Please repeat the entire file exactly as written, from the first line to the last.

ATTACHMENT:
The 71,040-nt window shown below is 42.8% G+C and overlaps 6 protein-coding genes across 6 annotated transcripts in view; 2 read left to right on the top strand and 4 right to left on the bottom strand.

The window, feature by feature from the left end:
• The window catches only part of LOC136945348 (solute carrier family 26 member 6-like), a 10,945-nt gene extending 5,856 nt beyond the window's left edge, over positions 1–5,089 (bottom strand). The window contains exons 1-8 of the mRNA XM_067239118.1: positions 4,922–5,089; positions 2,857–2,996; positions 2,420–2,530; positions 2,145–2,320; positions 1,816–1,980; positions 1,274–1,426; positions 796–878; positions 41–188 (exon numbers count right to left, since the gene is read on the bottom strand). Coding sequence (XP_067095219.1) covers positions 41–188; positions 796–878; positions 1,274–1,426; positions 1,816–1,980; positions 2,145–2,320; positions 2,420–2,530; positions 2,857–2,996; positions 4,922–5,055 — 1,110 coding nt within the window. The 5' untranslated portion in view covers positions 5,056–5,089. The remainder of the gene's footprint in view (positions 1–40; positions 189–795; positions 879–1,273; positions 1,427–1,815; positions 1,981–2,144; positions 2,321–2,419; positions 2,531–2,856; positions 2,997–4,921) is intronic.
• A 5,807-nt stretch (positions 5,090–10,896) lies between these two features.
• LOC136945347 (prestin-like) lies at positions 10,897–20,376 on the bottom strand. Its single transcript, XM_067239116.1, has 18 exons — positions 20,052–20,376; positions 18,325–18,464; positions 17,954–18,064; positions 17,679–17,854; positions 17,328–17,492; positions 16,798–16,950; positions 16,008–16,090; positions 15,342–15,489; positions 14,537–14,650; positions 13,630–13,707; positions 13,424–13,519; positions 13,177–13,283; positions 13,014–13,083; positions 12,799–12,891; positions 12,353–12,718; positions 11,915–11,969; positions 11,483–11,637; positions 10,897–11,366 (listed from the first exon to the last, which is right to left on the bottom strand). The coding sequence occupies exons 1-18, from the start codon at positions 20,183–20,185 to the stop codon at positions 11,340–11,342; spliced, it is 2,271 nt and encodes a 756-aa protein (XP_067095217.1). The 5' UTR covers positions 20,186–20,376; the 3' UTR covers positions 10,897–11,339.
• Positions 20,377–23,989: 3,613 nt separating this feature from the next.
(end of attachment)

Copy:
The 71,040-nt window shown below is 42.8% G+C and overlaps 6 protein-coding genes across 6 annotated transcripts in view; 2 read left to right on the top strand and 4 right to left on the bottom strand.

The window, feature by feature from the left end:
• The window catches only part of LOC136945348 (solute carrier family 26 member 6-like), a 10,945-nt gene extending 5,856 nt beyond the window's left edge, over positions 1–5,089 (bottom strand). The window contains exons 1-8 of the mRNA XM_067239118.1: positions 4,922–5,089; positions 2,857–2,996; positions 2,420–2,530; positions 2,145–2,320; positions 1,816–1,980; positions 1,274–1,426; positions 796–878; positions 41–188 (exon numbers count right to left, since the gene is read on the bottom strand). Coding sequence (XP_067095219.1) covers positions 41–188; positions 796–878; positions 1,274–1,426; positions 1,816–1,980; positions 2,145–2,320; positions 2,420–2,530; positions 2,857–2,996; positions 4,922–5,055 — 1,110 coding nt within the window. The 5' untranslated portion in view covers positions 5,056–5,089. The remainder of the gene's footprint in view (positions 1–40; positions 189–795; positions 879–1,273; positions 1,427–1,815; positions 1,981–2,144; positions 2,321–2,419; positions 2,531–2,856; positions 2,997–4,921) is intronic.
• A 5,807-nt stretch (positions 5,090–10,896) lies between these two features.
• LOC136945347 (prestin-like) lies at positions 10,897–20,376 on the bottom strand. Its single transcript, XM_067239116.1, has 18 exons — positions 20,052–20,376; positions 18,325–18,464; positions 17,954–18,064; positions 17,679–17,854; positions 17,328–17,492; positions 16,798–16,950; positions 16,008–16,090; positions 15,342–15,489; positions 14,537–14,650; positions 13,630–13,707; positions 13,424–13,519; positions 13,177–13,283; positions 13,014–13,083; positions 12,799–12,891; positions 12,353–12,718; positions 11,915–11,969; positions 11,483–11,637; positions 10,897–11,366 (listed from the first exon to the last, which is right to left on the bottom strand). The coding sequence occupies exons 1-18, from the start codon at positions 20,183–20,185 to the stop codon at positions 11,340–11,342; spliced, it is 2,271 nt and encodes a 756-aa protein (XP_067095217.1). The 5' UTR covers positions 20,186–20,376; the 3' UTR covers positions 10,897–11,339.
• Positions 20,377–23,989: 3,613 nt separating this feature from the next.